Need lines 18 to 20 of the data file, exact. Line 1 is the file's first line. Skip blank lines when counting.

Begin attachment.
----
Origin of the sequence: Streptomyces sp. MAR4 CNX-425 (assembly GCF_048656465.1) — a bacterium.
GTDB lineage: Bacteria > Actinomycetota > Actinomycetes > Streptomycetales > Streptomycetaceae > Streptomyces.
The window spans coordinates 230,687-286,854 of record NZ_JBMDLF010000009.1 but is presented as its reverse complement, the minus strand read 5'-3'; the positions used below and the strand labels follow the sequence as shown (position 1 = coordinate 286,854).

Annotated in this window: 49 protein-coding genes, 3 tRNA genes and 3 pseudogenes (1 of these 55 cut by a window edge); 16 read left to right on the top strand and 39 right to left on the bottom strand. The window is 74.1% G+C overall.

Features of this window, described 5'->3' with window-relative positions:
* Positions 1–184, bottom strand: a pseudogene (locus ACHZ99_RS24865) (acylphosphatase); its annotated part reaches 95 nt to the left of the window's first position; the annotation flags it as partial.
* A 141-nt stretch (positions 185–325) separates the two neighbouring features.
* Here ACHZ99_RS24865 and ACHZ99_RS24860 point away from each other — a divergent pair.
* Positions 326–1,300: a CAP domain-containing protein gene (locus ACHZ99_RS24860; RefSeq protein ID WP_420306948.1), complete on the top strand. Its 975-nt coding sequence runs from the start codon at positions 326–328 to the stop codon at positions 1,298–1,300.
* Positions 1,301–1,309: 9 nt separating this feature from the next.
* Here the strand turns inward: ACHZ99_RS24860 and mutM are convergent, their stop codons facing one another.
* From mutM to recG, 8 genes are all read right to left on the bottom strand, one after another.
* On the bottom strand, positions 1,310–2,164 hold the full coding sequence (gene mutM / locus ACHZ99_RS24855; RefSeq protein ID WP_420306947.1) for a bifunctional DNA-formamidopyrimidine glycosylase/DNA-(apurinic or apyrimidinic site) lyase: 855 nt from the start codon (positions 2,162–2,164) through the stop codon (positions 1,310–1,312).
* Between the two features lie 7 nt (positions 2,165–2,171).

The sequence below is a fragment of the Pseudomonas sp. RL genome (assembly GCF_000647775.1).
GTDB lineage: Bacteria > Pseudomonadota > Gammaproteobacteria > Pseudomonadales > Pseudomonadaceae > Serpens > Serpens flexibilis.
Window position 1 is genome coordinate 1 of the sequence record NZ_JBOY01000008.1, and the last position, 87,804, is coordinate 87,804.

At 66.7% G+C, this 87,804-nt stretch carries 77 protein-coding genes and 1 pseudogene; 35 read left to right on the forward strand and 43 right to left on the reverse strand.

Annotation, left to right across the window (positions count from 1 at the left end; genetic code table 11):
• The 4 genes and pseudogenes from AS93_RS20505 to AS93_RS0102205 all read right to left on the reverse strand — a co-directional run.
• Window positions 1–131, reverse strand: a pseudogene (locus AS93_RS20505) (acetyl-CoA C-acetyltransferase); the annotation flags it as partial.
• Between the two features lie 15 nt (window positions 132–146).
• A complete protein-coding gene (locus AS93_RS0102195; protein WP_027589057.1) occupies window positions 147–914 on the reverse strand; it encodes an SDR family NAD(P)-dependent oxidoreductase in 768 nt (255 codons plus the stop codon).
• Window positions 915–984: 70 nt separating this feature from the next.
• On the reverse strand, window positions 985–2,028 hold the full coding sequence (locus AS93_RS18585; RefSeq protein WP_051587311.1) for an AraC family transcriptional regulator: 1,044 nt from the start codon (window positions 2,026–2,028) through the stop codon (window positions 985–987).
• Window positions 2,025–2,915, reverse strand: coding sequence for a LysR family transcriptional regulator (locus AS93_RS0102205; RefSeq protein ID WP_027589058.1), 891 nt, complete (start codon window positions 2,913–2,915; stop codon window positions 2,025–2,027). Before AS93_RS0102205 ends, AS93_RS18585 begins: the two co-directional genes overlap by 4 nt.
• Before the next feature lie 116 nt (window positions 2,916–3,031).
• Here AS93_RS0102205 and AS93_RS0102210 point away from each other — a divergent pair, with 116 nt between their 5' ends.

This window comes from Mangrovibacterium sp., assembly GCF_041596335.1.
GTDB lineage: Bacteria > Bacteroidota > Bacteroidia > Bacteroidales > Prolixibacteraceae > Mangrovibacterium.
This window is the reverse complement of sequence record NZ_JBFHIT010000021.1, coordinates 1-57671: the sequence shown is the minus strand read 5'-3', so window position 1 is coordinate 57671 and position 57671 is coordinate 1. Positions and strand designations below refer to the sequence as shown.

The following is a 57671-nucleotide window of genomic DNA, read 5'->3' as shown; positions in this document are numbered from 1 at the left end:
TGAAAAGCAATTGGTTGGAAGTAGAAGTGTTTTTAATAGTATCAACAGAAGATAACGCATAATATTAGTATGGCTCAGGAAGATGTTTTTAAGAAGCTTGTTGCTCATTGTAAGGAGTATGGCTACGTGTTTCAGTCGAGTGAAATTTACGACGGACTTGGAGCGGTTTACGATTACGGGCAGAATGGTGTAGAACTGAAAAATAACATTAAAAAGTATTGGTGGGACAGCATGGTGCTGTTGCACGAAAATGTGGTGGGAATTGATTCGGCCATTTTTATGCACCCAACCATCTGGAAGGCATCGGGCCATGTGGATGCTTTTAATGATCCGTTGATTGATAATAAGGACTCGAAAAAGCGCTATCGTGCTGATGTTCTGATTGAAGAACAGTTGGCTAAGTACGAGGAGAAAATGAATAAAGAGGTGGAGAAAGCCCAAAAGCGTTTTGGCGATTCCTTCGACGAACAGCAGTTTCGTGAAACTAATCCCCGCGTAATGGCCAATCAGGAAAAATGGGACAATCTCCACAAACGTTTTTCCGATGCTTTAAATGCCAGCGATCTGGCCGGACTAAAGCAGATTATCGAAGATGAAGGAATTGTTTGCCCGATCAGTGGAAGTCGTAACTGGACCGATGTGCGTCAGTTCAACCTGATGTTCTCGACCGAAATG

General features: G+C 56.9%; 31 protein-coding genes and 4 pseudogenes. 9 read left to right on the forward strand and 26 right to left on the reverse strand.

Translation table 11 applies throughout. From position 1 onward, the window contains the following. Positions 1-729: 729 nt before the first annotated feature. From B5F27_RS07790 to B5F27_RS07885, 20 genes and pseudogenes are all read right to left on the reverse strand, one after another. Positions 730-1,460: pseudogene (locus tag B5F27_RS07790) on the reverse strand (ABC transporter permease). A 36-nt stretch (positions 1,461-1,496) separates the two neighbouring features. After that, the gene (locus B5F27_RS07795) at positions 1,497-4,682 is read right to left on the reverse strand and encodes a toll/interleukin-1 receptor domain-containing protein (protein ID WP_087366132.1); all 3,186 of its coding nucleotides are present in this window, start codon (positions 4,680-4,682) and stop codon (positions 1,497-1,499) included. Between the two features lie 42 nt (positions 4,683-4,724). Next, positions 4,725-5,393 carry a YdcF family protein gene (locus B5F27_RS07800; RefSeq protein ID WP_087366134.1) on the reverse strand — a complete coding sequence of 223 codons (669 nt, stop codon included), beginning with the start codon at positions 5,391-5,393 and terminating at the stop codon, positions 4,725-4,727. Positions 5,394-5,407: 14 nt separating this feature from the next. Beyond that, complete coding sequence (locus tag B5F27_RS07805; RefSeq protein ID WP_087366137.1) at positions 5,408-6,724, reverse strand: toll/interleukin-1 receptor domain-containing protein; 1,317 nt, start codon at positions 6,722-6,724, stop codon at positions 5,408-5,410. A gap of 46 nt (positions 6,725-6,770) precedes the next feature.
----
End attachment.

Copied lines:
At 66.7% G+C, this 87,804-nt stretch carries 77 protein-coding genes and 1 pseudogene; 35 read left to right on the forward strand and 43 right to left on the reverse strand.

Annotation, left to right across the window (positions count from 1 at the left end; genetic code table 11):
• The 4 genes and pseudogenes from AS93_RS20505 to AS93_RS0102205 all read right to left on the reverse strand — a co-directional run.